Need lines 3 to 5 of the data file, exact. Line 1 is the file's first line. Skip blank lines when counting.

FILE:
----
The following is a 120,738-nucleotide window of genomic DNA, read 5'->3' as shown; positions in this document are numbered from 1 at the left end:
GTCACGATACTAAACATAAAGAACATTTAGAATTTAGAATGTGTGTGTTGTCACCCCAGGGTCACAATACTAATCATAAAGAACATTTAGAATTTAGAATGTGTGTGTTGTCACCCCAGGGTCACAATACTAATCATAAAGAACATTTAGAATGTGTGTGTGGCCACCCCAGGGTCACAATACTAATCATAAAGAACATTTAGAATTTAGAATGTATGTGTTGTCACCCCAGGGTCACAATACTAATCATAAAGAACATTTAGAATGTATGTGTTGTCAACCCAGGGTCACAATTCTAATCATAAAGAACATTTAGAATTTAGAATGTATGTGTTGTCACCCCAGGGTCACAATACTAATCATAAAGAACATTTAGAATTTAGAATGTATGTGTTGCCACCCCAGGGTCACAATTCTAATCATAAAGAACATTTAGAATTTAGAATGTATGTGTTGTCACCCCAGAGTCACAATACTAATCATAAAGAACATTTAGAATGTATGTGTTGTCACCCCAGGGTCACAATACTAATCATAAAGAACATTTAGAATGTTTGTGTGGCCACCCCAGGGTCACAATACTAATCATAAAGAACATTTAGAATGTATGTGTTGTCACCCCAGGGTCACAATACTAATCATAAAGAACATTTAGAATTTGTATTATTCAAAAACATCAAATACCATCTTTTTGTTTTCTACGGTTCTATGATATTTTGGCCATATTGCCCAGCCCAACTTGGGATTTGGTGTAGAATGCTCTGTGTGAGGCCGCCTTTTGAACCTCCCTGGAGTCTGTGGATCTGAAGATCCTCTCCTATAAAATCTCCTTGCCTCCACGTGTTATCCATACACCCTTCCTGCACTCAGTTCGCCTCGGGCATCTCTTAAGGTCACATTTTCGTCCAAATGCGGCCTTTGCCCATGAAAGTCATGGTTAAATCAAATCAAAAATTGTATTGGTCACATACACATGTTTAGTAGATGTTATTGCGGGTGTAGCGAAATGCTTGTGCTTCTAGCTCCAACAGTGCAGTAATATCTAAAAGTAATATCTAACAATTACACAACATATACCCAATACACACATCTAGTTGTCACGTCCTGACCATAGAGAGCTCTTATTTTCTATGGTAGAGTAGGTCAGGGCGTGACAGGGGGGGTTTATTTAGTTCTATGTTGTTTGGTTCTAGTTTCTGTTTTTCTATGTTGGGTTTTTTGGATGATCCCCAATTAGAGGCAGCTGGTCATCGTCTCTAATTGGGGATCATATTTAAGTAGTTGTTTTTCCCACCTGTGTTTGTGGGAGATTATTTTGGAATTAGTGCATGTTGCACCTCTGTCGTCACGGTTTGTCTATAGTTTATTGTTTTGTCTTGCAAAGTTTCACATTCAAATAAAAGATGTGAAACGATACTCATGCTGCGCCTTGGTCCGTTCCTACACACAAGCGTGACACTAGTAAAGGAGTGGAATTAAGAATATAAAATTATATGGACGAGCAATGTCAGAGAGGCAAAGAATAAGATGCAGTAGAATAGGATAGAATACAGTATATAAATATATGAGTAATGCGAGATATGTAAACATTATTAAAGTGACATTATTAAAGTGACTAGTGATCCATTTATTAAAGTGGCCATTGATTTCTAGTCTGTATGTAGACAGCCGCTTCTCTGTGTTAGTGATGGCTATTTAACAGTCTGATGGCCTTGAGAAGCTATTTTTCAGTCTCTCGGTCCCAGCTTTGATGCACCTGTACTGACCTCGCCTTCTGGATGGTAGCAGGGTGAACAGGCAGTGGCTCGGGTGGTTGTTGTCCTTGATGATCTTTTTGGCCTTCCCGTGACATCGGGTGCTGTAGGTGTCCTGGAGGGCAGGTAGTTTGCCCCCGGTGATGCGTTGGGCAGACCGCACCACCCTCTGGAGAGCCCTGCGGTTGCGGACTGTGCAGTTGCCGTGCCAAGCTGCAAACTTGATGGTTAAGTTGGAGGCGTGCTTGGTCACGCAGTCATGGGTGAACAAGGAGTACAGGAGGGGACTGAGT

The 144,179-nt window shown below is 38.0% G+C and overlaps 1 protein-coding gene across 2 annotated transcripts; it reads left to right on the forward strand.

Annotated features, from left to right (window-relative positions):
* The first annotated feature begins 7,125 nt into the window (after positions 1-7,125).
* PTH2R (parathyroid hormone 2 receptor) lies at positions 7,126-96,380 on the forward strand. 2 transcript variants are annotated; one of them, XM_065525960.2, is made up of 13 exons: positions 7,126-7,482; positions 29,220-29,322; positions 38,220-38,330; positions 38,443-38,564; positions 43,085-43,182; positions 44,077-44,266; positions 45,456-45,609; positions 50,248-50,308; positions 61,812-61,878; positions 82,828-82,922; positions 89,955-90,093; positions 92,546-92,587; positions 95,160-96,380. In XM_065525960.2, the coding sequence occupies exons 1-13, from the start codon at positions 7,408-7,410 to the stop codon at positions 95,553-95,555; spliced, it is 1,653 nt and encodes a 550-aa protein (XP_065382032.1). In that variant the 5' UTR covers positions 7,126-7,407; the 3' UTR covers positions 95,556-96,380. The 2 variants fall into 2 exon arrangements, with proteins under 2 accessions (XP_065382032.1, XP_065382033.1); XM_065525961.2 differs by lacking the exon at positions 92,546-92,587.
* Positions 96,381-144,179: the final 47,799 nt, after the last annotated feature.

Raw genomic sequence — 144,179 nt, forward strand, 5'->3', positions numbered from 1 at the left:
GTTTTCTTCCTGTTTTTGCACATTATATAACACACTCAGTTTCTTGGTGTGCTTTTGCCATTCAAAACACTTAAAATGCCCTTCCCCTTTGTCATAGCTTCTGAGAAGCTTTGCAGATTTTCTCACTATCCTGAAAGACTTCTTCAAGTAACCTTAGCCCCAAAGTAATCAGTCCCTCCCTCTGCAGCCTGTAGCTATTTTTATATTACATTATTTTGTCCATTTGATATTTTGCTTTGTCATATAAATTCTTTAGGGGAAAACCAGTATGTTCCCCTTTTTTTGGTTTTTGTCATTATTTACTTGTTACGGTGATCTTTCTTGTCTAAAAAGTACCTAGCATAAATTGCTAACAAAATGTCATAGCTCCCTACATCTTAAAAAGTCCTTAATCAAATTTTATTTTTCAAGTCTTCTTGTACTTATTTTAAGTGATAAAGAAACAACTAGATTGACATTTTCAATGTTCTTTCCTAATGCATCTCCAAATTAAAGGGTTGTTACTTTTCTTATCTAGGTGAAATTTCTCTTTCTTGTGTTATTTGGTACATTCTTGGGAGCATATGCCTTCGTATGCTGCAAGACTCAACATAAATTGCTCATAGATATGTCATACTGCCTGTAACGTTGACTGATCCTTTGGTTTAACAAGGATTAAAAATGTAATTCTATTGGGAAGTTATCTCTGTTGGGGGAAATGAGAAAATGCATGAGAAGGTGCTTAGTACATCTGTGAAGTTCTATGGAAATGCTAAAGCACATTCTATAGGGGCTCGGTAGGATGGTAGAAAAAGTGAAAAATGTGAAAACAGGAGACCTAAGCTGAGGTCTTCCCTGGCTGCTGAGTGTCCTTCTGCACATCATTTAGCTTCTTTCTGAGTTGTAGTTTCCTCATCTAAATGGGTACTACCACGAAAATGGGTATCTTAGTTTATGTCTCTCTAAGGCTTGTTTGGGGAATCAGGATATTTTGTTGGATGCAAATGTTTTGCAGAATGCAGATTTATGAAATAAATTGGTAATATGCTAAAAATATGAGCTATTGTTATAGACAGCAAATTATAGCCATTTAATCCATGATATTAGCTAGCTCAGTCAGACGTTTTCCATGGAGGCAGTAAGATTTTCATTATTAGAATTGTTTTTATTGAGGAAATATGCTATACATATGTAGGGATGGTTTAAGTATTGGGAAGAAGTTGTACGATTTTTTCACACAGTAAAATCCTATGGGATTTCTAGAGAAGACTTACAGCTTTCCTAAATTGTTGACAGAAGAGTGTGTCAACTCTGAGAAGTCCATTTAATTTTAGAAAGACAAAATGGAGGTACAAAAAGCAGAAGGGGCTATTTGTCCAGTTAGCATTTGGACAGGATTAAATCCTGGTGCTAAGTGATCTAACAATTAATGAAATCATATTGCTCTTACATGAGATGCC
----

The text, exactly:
The 144,179-nt window shown below is 38.0% G+C and overlaps 1 protein-coding gene across 2 annotated transcripts; it reads left to right on the forward strand.

Annotated features, from left to right (window-relative positions):
* The first annotated feature begins 7,125 nt into the window (after positions 1-7,125).